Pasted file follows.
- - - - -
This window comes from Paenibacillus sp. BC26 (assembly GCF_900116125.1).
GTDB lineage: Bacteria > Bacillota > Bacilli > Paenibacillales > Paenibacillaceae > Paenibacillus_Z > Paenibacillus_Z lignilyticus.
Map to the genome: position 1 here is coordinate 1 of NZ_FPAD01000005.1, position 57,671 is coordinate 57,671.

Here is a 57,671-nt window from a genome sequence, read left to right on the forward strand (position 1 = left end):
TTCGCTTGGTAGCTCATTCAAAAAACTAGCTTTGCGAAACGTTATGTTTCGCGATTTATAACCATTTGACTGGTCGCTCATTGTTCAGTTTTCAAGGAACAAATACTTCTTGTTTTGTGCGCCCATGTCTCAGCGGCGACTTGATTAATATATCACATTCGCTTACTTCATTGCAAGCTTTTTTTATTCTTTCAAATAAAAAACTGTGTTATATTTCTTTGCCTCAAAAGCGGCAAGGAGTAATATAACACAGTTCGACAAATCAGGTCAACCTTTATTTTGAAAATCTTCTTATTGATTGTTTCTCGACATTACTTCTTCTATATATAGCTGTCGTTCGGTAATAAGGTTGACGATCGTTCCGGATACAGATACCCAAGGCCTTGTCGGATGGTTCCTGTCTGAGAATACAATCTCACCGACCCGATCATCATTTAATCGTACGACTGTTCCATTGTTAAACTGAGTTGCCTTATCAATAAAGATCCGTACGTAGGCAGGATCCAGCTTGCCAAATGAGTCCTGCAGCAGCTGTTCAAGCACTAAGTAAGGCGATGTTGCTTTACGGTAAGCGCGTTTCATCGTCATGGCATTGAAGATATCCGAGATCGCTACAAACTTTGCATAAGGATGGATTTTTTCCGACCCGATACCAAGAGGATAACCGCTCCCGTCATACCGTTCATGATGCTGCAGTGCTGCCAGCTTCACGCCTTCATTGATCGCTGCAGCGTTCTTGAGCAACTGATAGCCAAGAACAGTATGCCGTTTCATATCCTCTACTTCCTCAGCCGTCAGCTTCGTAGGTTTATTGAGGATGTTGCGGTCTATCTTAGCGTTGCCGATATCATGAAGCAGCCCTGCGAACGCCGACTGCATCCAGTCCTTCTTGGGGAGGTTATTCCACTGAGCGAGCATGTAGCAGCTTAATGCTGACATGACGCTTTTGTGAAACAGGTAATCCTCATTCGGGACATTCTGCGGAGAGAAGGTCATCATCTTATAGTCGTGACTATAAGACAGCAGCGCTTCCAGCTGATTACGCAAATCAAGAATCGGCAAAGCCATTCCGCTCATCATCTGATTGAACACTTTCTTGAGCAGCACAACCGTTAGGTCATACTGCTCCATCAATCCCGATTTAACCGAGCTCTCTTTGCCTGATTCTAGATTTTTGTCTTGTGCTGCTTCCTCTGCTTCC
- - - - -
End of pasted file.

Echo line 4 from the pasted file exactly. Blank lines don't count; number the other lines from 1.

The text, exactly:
Here is a 57,671-nt window from a genome sequence, read left to right on the forward strand (position 1 = left end):